Emergency services urge caution as hot weather continues
Emergency services have warned people not to put themselves at unnecessary risk as the warm weather continues into the start of the school holidays.
"Tombstoning", swimming in docks and reservoirs, understanding strengths of tides, anti-social behaviour, grass fires and trespassing on railway lines are the main issues.
In recent months there have been various incidents, including deaths.
Extra patrols are being put in place in some locations.
Bridgend is one of those areas with officers patrolling the streets in a bid to curb anti-social behaviour as more young people spend time outdoors during the summer.
And extra checks will be made in Port Talbot where South Wales Police officers visited schools before the end of term to explain the dangers of swimming in the docks.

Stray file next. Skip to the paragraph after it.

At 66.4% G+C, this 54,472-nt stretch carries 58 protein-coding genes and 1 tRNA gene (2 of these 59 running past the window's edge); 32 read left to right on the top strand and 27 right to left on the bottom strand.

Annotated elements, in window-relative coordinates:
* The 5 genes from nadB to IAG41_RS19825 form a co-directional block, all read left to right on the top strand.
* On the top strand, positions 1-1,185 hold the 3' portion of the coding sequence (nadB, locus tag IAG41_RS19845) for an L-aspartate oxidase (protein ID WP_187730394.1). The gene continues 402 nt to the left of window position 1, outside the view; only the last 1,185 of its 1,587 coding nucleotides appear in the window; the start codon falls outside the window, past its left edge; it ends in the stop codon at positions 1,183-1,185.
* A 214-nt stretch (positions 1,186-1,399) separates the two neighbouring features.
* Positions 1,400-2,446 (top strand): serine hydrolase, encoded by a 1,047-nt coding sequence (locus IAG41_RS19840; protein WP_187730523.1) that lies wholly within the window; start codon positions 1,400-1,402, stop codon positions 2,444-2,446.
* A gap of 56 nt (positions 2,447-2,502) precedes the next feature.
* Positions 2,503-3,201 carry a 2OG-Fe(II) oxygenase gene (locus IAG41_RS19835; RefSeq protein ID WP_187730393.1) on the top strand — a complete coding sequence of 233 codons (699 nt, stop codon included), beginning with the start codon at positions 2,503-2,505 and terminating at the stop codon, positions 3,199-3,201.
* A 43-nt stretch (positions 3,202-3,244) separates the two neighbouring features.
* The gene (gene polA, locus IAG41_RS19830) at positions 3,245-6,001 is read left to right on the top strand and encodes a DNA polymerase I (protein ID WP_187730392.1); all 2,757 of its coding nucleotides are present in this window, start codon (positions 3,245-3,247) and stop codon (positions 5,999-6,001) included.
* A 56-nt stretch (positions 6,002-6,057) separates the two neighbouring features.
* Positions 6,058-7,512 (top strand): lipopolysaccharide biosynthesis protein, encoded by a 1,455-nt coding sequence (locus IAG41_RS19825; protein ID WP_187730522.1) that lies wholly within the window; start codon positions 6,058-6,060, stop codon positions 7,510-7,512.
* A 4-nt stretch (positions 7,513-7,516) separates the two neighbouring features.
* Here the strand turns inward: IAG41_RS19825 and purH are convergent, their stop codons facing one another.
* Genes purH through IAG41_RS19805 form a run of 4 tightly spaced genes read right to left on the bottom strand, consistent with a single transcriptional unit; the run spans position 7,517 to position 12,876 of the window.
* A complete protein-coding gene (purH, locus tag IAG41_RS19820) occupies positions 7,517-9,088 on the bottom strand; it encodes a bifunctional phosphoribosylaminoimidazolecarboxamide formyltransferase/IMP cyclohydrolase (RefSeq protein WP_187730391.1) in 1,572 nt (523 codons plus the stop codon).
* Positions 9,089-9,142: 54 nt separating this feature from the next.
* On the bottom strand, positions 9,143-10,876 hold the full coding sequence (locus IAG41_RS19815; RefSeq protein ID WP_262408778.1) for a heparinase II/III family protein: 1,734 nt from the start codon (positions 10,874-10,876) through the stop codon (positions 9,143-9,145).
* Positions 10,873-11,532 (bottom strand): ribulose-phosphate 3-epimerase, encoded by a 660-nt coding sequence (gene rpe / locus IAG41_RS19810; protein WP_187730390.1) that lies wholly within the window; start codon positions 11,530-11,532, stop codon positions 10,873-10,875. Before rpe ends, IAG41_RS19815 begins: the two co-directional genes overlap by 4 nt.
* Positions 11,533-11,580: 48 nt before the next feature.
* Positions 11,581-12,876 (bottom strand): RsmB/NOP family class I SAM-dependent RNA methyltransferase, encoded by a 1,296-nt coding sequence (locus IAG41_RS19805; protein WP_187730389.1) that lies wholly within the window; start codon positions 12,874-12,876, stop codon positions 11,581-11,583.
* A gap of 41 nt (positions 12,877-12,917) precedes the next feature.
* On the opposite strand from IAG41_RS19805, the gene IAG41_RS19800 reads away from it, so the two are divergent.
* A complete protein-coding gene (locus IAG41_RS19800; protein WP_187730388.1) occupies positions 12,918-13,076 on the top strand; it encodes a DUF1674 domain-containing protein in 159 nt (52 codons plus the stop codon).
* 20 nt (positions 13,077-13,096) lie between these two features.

The RNLI said 17 people drowned or died in water-related accidents around the Welsh coast in 2013.
It is a particular problem in Milford Haven with strong currents and hidden underwater objects such as timber just two of the dangers.
Beach-goers have also been urged to take care of strong currents and fast-moving tides - problems which have seen several coastguard rescues.
Most recently, a group of swimmers near Sully island needed treatment after struggling against the incoming tide while at Barmouth, Gwynedd, two teenagers were rescued after their dinghy was blown offshore.
Earlier this year, a dog walker drowned at Cefn Sidan beach in Carmarthenshire after being cut off by a fast-moving tide.
Meanwhile in mid and north Wales, British Transport Police have asked holidaymakers visiting campsites along the route of the Cambrian railway line to stay off the tracks.
Sgt Karl Anderson said: "As well as highlighting the issue to holidaymakers, I would also urge owners of local holiday parks, B&Bs and campsites to make visitors aware that there is a railway nearby and to reiterate the safety message to them."